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Unreal 5’s Nanite system flexes its muscles in a jawdropping map, with billions of polygons onscreen

Sfeir's Nanite Overload demo features an unprecedented level of detail (Image source: Melhem Sfeir)
Sfeir's Nanite Overload demo features an unprecedented level of detail (Image source: Melhem Sfeir)
Developer Melhem Sfeir demoed Unreal 5's Nanite technology by importing extremely high detail environment assets - several billion polygon's worth - into a scene. Remarkably his GeForce RTX 3070 was able to deliver smooth framerates at 1440p.

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Epic's Nanite rendering technology promised "unlimited" levels of detail, by scaling onscreen polygon counts to perfectly match what the camera can show at a given point of time and at a given resolution. While the Lumen in the Land of Nanite demo was impressive, a developer recently showcased Nanite in a more real world use case.

Melhem Sfeir imported a set of Quixel photogrammetry megascans called "Nordic Coastline," with several billion polygons into the Unreal 5 engine SDK. Nanite seemingly had no problem at all coping with massive number of triangles onscreen, seemingly delivering a fluid 1440p/60 FPS experience with a GeForce RTX 3070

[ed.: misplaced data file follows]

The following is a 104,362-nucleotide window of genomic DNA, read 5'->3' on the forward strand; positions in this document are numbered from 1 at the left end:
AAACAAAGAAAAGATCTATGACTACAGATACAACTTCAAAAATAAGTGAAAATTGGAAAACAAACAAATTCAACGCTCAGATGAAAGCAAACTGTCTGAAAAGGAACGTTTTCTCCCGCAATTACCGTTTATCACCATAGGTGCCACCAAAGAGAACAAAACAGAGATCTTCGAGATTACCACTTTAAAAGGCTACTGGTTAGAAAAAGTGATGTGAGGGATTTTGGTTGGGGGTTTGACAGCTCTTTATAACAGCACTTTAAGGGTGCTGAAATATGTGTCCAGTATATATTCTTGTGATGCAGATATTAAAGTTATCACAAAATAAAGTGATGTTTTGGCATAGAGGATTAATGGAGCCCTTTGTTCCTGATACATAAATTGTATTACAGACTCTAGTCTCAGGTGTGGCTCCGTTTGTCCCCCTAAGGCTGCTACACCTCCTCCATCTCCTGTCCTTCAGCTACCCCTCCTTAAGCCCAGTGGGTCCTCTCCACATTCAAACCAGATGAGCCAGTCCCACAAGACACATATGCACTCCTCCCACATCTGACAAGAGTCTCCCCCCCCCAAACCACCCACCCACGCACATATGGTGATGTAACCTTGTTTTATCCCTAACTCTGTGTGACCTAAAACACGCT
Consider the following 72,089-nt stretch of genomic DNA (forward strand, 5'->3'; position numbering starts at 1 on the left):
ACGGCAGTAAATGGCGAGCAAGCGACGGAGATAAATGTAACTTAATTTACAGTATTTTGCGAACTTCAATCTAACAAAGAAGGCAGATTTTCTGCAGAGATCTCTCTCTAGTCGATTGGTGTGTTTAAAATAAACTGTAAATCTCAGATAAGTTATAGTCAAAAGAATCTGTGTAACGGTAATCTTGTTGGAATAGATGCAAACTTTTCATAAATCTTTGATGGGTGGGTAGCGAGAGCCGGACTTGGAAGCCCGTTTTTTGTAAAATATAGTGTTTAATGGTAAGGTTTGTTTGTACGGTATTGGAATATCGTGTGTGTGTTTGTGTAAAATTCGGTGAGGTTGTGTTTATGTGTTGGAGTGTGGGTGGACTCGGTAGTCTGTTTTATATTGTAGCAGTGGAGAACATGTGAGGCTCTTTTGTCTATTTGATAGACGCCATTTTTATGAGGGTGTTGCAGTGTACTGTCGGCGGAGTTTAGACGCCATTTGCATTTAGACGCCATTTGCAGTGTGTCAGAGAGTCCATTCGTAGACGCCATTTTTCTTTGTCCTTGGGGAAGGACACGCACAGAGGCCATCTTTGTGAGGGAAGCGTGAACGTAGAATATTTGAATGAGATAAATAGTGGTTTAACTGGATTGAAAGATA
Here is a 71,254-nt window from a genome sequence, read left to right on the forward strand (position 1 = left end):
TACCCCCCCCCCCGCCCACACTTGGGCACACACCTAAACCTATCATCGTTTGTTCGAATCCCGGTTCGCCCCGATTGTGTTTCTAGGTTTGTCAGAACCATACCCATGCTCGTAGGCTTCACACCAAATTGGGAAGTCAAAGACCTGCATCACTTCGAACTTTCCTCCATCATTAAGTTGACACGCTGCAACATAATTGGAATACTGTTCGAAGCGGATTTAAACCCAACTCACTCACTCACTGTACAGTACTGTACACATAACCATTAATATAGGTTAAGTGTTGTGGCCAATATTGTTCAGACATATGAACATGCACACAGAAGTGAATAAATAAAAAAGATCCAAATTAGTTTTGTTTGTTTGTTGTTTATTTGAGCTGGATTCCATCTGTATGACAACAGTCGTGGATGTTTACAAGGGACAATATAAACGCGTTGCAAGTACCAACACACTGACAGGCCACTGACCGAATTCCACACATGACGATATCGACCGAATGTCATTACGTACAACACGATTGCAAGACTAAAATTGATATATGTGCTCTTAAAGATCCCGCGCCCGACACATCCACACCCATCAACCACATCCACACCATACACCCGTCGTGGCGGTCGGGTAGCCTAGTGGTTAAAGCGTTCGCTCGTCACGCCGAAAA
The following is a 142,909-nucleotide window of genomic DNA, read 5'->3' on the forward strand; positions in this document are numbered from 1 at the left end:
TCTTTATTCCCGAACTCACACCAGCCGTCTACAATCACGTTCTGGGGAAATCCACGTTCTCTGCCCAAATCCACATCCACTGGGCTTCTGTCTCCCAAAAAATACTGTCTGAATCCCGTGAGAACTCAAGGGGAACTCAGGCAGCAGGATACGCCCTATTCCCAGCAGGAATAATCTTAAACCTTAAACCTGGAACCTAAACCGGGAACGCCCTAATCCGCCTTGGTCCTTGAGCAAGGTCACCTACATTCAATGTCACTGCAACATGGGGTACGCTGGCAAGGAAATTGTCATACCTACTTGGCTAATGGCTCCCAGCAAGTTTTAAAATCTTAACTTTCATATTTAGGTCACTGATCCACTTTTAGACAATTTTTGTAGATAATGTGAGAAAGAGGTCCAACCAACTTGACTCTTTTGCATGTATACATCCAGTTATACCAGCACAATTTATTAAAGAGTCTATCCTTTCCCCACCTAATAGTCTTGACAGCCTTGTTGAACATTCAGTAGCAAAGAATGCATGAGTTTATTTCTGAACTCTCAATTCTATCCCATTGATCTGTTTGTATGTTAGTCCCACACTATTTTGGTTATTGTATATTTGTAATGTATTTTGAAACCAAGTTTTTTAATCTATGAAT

The visuals showcased were photorealistic - a step ahead of even the best environment rendering we've seen this generation, with individual beach pebbles realized with polygons instead of effects like normal and parallax occlusion mapping. 

Nanite's ability to scale geometry LODs on the fly takes advantage of the ultra-fast SSDs found in both the PlayStation 5 and the Xbox Series X/S. If this technology becomes a pillar of ninth-gen visuals, it might spell the end of HDDs, which just aren't fast enough to enable effective streaming. 

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Arjun Krishna Lal
Arjun Krishna Lal - Tech Writer - 465 articles published on Notebookcheck since 2019
I've had a passion for PC gaming since 1996, when I watched my dad score frags in Quake as a 1 year-old. I've gone on to become a Penguin-published author and tech journalist. Apart from working as an editor at Notebookcheck, I write for outlets including TechSpot and Gamingbolt. I’m the Director of Content at Flying V Group, one of the top 5 digital marketing agencies in Orange County. When I'm not traveling the world, gathering stories for my next book, you can find me tinkering with my PC.
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> Notebook / Laptop Reviews and News > News > News Archive > Newsarchive 2021 06 > Unreal 5’s Nanite system flexes its muscles in a jawdropping map, with billions of polygons onscreen
Arjun Krishna Lal, 2021-06- 7 (Update: 2021-06- 7)